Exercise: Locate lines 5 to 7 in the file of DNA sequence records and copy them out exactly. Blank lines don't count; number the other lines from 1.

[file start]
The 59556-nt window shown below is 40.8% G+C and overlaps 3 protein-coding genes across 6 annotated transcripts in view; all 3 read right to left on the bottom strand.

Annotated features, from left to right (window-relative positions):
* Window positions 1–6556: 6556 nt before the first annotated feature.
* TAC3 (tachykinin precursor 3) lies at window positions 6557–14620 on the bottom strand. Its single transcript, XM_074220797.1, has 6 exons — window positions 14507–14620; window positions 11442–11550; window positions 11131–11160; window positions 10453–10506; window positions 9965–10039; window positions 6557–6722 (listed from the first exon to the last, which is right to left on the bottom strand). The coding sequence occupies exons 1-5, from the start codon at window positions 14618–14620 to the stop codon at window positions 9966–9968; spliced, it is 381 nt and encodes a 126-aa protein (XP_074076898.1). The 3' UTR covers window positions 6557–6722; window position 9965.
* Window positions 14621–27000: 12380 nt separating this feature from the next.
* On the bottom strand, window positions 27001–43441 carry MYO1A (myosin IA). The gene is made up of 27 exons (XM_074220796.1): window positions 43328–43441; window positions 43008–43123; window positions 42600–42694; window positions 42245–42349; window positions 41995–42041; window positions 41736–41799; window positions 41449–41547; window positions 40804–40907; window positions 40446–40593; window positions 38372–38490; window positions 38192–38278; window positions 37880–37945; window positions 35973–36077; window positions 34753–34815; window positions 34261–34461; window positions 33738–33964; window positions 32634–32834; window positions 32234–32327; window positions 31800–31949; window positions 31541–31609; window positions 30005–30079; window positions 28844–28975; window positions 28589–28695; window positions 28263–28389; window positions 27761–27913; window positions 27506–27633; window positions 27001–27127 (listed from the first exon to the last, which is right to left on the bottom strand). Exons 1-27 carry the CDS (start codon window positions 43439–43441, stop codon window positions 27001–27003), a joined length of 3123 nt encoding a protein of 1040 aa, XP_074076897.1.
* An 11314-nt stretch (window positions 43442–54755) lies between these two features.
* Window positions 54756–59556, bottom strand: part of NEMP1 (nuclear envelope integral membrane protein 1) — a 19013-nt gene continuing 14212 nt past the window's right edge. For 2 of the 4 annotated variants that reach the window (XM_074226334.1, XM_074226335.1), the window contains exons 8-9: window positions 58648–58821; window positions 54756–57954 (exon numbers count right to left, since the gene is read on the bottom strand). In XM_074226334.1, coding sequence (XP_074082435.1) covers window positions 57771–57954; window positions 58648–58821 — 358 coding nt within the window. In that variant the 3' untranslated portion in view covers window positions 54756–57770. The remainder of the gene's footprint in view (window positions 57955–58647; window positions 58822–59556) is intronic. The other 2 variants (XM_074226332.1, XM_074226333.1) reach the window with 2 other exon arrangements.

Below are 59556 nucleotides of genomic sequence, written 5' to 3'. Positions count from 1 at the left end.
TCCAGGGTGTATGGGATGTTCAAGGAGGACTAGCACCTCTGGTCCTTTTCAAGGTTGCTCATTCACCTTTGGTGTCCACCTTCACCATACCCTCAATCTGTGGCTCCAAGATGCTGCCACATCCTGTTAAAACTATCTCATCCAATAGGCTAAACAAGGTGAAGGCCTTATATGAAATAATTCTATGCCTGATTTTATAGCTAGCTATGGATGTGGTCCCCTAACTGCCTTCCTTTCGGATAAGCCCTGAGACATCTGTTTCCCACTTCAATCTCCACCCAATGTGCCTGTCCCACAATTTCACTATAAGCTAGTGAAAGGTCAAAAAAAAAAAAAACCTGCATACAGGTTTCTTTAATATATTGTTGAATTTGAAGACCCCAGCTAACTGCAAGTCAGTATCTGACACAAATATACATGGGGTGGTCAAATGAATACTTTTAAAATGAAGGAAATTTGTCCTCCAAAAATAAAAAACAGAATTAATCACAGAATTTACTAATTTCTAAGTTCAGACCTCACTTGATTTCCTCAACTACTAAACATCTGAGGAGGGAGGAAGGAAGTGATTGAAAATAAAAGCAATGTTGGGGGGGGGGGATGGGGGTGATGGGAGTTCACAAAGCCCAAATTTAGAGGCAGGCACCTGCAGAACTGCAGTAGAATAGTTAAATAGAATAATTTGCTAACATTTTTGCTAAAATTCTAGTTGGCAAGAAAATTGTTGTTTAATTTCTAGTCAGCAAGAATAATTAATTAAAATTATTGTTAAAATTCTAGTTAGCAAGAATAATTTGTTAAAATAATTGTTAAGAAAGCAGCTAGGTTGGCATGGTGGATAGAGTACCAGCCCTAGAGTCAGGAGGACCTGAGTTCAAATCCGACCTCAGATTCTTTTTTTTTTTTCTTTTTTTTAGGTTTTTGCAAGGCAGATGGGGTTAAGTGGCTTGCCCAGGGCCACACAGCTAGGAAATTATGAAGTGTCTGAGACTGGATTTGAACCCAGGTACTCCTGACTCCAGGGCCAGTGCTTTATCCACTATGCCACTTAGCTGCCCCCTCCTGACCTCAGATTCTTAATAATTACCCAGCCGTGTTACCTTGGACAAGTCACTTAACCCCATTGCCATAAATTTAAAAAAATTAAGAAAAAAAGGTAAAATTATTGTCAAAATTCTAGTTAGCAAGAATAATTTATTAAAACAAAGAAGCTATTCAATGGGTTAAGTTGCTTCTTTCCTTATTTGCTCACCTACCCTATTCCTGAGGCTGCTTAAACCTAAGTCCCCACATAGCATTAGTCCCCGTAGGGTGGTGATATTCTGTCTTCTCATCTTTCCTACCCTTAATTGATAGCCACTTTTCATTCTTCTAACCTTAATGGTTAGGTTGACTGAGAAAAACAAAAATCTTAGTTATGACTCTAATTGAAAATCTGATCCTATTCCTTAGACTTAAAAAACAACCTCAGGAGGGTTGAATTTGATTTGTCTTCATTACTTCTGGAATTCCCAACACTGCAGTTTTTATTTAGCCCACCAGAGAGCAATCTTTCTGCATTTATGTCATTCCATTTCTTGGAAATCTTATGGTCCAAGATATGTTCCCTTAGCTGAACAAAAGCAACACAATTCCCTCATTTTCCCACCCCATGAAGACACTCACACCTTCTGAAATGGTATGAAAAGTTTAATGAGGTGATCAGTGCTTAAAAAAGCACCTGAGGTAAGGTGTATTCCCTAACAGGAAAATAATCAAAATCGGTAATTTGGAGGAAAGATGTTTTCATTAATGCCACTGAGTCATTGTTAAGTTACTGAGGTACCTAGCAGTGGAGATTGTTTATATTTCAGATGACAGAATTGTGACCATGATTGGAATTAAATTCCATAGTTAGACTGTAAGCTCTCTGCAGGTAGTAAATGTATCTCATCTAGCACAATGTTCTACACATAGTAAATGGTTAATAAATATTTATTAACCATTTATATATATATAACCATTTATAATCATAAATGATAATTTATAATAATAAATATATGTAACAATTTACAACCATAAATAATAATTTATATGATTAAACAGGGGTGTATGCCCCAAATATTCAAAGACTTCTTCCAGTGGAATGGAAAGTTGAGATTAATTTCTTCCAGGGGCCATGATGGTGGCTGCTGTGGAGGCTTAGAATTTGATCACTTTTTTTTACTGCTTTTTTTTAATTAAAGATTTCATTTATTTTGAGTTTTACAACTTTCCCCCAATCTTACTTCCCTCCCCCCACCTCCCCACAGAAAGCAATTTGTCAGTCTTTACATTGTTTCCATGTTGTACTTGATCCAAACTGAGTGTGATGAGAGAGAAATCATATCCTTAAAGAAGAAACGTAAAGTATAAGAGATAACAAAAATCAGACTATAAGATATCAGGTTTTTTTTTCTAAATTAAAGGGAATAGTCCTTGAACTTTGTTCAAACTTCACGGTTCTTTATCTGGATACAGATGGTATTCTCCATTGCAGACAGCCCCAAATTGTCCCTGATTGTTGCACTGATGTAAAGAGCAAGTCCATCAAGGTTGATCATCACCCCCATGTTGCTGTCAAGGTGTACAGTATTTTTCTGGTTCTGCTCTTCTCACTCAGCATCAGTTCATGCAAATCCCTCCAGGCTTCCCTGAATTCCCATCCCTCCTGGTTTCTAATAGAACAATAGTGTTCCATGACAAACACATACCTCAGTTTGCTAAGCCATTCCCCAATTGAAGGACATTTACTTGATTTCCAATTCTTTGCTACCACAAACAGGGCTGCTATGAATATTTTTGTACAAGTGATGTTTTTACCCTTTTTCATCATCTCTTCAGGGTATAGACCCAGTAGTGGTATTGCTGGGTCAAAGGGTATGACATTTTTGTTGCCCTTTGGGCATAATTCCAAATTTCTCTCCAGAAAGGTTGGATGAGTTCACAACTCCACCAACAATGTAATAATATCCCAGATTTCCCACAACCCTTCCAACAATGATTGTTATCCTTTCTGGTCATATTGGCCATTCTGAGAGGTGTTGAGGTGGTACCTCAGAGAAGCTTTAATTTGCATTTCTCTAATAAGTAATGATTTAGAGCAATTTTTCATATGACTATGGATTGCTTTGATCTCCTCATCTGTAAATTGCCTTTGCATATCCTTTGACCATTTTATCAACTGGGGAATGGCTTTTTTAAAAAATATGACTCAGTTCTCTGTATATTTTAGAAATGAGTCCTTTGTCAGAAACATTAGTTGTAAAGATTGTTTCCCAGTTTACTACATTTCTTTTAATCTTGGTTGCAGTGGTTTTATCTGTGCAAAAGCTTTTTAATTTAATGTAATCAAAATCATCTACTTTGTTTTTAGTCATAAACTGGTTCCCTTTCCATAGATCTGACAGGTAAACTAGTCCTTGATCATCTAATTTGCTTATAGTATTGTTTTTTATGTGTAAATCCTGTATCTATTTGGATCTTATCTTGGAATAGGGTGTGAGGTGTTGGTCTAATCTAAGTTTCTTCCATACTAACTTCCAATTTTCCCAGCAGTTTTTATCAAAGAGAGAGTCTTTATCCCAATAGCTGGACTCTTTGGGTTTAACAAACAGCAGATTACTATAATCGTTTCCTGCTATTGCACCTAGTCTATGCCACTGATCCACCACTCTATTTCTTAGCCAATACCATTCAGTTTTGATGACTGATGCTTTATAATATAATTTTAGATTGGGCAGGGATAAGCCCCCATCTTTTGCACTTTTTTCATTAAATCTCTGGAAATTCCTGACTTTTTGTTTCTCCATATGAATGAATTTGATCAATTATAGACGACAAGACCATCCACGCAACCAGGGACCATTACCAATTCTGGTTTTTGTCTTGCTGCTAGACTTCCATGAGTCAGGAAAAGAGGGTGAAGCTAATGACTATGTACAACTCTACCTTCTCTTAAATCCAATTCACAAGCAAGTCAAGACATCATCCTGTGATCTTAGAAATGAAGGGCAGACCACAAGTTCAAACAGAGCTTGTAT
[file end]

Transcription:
* Window positions 14621–27000: 12380 nt separating this feature from the next.
* On the bottom strand, window positions 27001–43441 carry MYO1A (myosin IA). The gene is made up of 27 exons (XM_074220796.1): window positions 43328–43441; window positions 43008–43123; window positions 42600–42694; window positions 42245–42349; window positions 41995–42041; window positions 41736–41799; window positions 41449–41547; window positions 40804–40907; window positions 40446–40593; window positions 38372–38490; window positions 38192–38278; window positions 37880–37945; window positions 35973–36077; window positions 34753–34815; window positions 34261–34461; window positions 33738–33964; window positions 32634–32834; window positions 32234–32327; window positions 31800–31949; window positions 31541–31609; window positions 30005–30079; window positions 28844–28975; window positions 28589–28695; window positions 28263–28389; window positions 27761–27913; window positions 27506–27633; window positions 27001–27127 (listed from the first exon to the last, which is right to left on the bottom strand). Exons 1-27 carry the CDS (start codon window positions 43439–43441, stop codon window positions 27001–27003), a joined length of 3123 nt encoding a protein of 1040 aa, XP_074076897.1.
* An 11314-nt stretch (window positions 43442–54755) lies between these two features.